• Social media has created demand for creative, short-form storytelling across nonfiction and fiction

  • Readers are busier, and more reading is happening in the in-betweens rather than in one multi-hour sitting (which is ideal for a novel)

  • Along the same lines, the move to multi-tasking with shorter audio and podcasts, especially at home, during exercise, and in the car has increased demand for short-form content

  • In the film industry, episodic television binging popularized by Netflix is the new “going to the movies” of 15-20 years ago thanks to streaming and subscription-based services

  • In traditional publishing, graphic novels are heating up and being marketed to a younger generation, particularly reluctant readers

These trends are not specific to any particular culture or country, as web and device trends are driving global lifestyle changes toward instant and short-form consumption as a whole.

Big Tech (Amazon, Google, Apple, et. al) Has a Financial Interest in Serialized and Short-Form Fiction

I don’t think anyone in the independent author community has missed the upcoming launch of Amazon’s Kindle Vella platform, a new serialized fiction app aimed at expanding serialized fiction readership and business models in the United States.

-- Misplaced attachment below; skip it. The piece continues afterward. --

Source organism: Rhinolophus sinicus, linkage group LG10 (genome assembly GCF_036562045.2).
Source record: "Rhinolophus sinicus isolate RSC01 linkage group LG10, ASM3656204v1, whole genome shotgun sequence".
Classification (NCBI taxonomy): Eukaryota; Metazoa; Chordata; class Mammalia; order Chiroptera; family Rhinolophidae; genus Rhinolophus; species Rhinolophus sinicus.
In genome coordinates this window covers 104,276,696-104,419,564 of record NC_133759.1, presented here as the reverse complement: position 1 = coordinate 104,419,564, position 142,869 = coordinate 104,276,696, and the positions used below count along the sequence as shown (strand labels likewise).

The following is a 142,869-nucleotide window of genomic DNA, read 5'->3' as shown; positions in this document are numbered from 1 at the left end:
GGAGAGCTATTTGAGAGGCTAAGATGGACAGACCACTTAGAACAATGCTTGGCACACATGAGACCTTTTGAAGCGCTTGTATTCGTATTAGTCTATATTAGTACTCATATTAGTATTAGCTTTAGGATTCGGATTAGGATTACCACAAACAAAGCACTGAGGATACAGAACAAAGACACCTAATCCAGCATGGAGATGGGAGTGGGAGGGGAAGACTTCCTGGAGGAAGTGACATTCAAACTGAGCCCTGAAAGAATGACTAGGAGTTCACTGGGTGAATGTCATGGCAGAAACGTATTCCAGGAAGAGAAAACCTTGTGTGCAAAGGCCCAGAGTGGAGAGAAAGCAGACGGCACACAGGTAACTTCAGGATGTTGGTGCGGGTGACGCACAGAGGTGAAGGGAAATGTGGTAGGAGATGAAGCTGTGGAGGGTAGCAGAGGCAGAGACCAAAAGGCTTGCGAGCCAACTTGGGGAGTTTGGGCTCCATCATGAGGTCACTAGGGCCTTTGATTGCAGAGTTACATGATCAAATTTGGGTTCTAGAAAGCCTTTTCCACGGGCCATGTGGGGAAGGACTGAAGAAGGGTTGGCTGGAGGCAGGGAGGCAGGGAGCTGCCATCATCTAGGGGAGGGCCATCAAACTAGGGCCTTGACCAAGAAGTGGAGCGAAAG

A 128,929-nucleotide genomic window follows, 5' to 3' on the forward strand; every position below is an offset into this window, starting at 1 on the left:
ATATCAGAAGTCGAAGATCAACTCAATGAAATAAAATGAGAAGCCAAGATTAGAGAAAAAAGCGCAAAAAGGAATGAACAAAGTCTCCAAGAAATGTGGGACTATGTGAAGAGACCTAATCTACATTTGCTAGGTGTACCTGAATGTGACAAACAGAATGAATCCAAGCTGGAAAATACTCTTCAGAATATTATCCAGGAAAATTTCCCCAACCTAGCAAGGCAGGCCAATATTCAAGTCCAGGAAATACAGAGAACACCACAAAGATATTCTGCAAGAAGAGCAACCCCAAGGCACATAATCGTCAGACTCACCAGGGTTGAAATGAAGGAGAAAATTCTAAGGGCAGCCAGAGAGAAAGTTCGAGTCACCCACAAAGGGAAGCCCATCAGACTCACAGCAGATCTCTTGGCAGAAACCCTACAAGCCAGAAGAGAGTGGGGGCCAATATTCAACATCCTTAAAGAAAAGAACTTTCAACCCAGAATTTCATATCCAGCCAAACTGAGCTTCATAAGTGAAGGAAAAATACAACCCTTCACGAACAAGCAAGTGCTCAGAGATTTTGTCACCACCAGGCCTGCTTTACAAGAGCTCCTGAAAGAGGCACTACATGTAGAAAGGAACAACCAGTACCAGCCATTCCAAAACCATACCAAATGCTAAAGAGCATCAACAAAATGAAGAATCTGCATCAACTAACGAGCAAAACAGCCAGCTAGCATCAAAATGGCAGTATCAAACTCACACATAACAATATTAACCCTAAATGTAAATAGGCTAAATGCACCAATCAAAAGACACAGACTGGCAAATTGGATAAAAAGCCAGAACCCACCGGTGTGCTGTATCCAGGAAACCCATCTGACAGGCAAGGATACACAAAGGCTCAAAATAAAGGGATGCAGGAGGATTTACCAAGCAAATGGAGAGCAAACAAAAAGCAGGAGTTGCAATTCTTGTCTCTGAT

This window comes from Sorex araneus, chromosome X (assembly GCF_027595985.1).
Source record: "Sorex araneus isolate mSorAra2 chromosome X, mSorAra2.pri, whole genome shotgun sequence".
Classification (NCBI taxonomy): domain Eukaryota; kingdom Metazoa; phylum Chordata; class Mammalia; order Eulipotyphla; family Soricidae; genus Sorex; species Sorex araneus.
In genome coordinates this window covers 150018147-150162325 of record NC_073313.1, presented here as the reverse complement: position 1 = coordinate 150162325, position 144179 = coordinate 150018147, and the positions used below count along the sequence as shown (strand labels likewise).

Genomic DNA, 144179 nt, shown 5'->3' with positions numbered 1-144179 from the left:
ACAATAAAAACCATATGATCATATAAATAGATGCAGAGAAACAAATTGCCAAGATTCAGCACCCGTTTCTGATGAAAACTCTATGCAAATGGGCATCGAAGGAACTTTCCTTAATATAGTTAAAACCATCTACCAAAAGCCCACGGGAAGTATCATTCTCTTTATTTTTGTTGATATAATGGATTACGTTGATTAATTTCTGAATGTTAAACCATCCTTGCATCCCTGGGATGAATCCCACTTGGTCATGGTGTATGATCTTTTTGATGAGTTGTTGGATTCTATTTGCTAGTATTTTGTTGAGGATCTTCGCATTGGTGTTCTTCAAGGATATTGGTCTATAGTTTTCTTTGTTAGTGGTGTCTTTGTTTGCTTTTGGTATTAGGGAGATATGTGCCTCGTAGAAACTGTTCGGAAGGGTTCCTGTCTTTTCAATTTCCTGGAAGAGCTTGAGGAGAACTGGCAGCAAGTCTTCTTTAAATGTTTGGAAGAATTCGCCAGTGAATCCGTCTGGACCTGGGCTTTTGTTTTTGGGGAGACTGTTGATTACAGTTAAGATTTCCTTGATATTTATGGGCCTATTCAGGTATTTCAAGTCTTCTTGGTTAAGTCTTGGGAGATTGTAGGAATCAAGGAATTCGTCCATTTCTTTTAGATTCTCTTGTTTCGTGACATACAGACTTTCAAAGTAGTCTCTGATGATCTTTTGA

I’ve written several articles about why Amazon is launching now, how their history with author services has led to this big launch, and how serialized fiction is not just a side thing, but a change in how books are sold and how readers read. You can catch up on my work with this:

I have about 7-10 more videos on the topic rolling out to Youtube over the next couple weeks as well, including topics:

  • Will Google, Apple, Kobo/Rakuten, or Barnes and Noble Join Kindle Vella and Attempt to Become Major Players in the Serialized Fiction Space?

  • Should You Jump Into Kindle Vella as an Independent Author? (Is it Important To Your Career?)

  • Everything We Know About Kindle Vella (And Lots of Things We’re Speculating On)

We’re Seeing Big Acquisitions in the Space

The two largest North American-based companies for serialized fiction are Wattpad and Radish. Wattpad recently sold to a South Korean company called Naver for $600MM. Radish is closing a deal for $440MM with Naver’s rival, Kakao, after recently raising $63.2MM.

The third largest company in North America for short-form fiction is Tapas, which specializes in webtoons—comics optimized for web and devices. In a surprise move, it was announced that Kakao is also buying Tapas for $590MM. The Kakao deals are already approved and close in June of 2021—this month.

To be clear, these are massive acquisitions by any standard, but especially in the publishing world. So what’s going on?

Both Naver and Kakao are online giants in South Korea, each with their own portfolios of mobile messaging apps, webtoons, search engines, community forums, ecommerce, financial services, and more. Both companies are interested in getting their webtoons, graphic novels, and other fiction properties to English speakers, and bringing English works to their massive user base in South Korea, Japan, and beyond. They also want to find the next major franchise that can be turned into television, movies, merchandise, and more.